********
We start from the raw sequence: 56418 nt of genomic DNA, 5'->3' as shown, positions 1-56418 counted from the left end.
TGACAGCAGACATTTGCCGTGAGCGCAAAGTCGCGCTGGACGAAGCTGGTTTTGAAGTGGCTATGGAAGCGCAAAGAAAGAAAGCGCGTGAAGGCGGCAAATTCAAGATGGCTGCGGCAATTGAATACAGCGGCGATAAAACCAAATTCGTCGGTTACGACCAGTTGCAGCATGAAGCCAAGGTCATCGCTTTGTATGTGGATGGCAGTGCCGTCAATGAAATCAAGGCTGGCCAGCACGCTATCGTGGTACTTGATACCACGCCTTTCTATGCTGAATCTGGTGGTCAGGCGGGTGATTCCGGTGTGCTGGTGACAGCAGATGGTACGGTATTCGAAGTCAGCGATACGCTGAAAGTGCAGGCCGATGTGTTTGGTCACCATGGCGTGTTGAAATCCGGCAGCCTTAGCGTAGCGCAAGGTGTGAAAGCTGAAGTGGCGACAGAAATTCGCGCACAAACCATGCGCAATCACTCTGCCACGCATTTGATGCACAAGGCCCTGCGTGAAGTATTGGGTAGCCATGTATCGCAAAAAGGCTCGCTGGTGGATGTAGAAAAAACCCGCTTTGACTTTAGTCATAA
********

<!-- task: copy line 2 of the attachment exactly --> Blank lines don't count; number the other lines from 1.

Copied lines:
TGACAGCAGACATTTGCCGTGAGCGCAAAGTCGCGCTGGACGAAGCTGGTTTTGAAGTGGCTATGGAAGCGCAAAGAAAGAAAGCGCGTGAAGGCGGCAAATTCAAGATGGCTGCGGCAATTGAATACAGCGGCGATAAAACCAAATTCGTCGGTTACGACCAGTTGCAGCATGAAGCCAAGGTCATCGCTTTGTATGTGGATGGCAGTGCCGTCAATGAAATCAAGGCTGGCCAGCACGCTATCGTGGTACTTGATACCACGCCTTTCTATGCTGAATCTGGTGGTCAGGCGGGTGATTCCGGTGTGCTGGTGACAGCAGATGGTACGGTATTCGAAGTCAGCGATACGCTGAAAGTGCAGGCCGATGTGTTTGGTCACCATGGCGTGTTGAAATCCGGCAGCCTTAGCGTAGCGCAAGGTGTGAAAGCTGAAGTGGCGACAGAAATTCGCGCACAAACCATGCGCAATCACTCTGCCACGCATTTGATGCACAAGGCCCTGCGTGAAGTATTGGGTAGCCATGTATCGCAAAAAGGCTCGCTGGTGGATGTAGAAAAAACCCGCTTTGACTTTAGTCATAA